This article is written as some kind of followup of a post written by my favourite bat, but as my average article gestation time is measurable in months, well, it kinda spun off in its own direction.
Here’s the content of my toolbox: what I use when I need some help during improvisation:
- AEG Toolbox. Toolbox is a thick book chock full of tables: the original book is quite d20 oriented but the stats can be disregarded as needed. Back in the day my toolbox was literally just this handbook (and the d20 core books). AEG put out also Ultimate Toolbox (excerpts available), which is TONS of new material and not a reprint of the old stuff in a posher book, this time in system neutral format. I’d get it but as I have the first one I’m not willing to spend money for it. I always find a bit hard to find stuff in this kind of book.
- Monsterless Manual from Beyond The Black Gate, because at times you need to have stats for a wench or a sergeant, or you want to insert an interesting dramatis persona but don’t know who (the same way we crack open the monster manual looking for an interesting encounter). Dragon Lords of Melnibone (d20 version) has an equivalent section, but with more fluff: the Monsterless Manual has justs stats and a random personality table. Hiring tariffs would have been a nice addition (how much is a wench? and a soldier? and a doctor? for a month? or an hour?), as well as “meaningful names” for characters, such as… ok, can’t come up with anything in English but a wench called “Darla Presti” sounds totally right in Italian; about that, see here for the concept, here for villains, and here in general, because nomen omen est.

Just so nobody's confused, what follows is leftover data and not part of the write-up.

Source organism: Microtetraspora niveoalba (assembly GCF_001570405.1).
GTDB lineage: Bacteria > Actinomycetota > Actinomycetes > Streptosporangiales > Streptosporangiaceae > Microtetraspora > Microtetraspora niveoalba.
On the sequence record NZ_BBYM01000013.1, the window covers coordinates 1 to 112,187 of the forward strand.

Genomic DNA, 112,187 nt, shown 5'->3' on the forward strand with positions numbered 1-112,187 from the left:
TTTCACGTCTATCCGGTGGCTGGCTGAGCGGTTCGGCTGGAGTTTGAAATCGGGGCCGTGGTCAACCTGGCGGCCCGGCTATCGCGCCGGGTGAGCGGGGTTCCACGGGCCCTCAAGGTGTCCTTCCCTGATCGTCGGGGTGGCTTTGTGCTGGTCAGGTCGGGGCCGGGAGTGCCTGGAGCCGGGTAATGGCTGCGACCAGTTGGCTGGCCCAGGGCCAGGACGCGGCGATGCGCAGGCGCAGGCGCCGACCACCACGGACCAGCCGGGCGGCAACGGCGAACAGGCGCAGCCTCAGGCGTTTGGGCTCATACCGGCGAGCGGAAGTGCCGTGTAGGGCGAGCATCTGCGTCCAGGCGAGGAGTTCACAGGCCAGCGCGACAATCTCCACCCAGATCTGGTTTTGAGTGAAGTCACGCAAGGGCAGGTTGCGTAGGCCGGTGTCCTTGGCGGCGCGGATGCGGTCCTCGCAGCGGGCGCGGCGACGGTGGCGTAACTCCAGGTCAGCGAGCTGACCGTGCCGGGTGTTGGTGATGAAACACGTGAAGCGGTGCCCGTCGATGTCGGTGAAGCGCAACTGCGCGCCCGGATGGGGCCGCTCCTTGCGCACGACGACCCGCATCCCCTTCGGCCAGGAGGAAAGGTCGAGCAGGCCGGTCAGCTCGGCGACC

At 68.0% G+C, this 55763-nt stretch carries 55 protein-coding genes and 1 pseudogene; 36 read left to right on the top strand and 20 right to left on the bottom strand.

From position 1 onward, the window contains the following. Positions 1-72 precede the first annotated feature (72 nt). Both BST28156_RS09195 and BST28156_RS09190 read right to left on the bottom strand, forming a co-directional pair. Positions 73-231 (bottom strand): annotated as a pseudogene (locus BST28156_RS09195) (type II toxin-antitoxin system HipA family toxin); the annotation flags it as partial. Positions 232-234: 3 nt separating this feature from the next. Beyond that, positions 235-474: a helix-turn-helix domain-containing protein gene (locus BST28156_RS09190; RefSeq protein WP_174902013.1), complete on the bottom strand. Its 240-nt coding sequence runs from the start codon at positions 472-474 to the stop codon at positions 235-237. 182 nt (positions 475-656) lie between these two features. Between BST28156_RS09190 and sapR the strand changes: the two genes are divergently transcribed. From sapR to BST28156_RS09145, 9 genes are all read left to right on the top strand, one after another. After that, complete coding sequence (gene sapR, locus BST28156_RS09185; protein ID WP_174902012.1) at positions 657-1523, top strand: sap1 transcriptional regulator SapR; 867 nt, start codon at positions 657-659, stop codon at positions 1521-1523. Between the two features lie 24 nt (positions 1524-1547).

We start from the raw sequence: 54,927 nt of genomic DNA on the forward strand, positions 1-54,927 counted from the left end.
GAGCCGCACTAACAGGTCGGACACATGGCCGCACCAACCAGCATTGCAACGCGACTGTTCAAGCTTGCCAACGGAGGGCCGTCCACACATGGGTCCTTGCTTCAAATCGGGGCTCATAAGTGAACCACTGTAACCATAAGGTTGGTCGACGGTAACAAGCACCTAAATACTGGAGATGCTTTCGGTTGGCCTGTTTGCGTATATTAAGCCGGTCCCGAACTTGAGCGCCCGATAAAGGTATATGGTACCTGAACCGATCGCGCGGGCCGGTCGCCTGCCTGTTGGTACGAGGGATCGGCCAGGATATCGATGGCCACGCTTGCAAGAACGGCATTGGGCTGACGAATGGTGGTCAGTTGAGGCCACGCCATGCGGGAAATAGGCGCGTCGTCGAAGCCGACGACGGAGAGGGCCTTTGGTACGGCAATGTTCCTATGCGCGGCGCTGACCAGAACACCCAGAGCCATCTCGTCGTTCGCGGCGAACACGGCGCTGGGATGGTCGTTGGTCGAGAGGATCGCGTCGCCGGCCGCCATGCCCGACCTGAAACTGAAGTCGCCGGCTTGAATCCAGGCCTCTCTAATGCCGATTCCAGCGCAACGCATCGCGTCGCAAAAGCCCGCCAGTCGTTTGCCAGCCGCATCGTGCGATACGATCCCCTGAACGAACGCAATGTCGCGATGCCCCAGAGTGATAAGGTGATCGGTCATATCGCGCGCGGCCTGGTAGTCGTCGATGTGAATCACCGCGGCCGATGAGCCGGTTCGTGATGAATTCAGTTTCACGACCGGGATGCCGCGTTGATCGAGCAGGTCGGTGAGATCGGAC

- Kellri’s netbooks. You know them already, or at least you should. As previously mentioned, my campaign without CDD#4 would have been much more boring, or hard work, but possibly both; being similar to AEG Toolbox, it suffer the same lookup-problem (but it’s cheap).
- Roleplaying Tips’ Session Checklist (second part here). It’s the second most gaming-significant article I’ve ever read, the first page of my RPG ring-binder used to be the same handwritten checklist. I might as well put it back there or even better stick it to the binder cover. If you’re interested, the first one is here, but mostly concerned with other stuff.
- my RPG ring-binder. Years of game writing and improvisation produce an amazing quantity of material, yet most of it it’s never recorded. And I don’t mean plots and bad acting, I mean NPC personas and stats, motivations, locations, stuff players really enjoy and so on. I understand that you might not want to break the game flux and rhythm taking notes, but GMs might be literally throwing away the best bits of their improv efforts. It’s like not taking notes while brainstorming: you might lose gems.
- Everway decks and a tarot deck. I got Everway used for 5 quid but never played it (the full set of cards can be bought for cheap on ebay), and one of my best friends bought me a tarot deck. Both are tools used to build narratives around protagonists, and I used both for improv and adventure-writing. There are countless sources that teach tarot reading, I use Waite’s Pictorial Key to the Tarot and Place’s The Tarot, and you can resort to automatic spreads if you have no decks around. There are also many versions of Ravenloft Tarokka decks you can use. Everway cards have questions on the back, which kinda handholds brainstorming but makes it way faster; overall better than a tarot deck as it’s not “polluted” with christian and jewitchery themes that might make it alien to your fantasy world.
- For dungeons, I usually resort to geomorphs. Lately I printed and cut DysonLogos’s and Risus’s. If there’s the need to “save” the dungeon disposition, I can use a digital camera or a webcam.
- Websites: Cartographers’ Guild and Google have nice maps/props, and I stop by Age of Fable and Chaotic Shiny when in need of generators.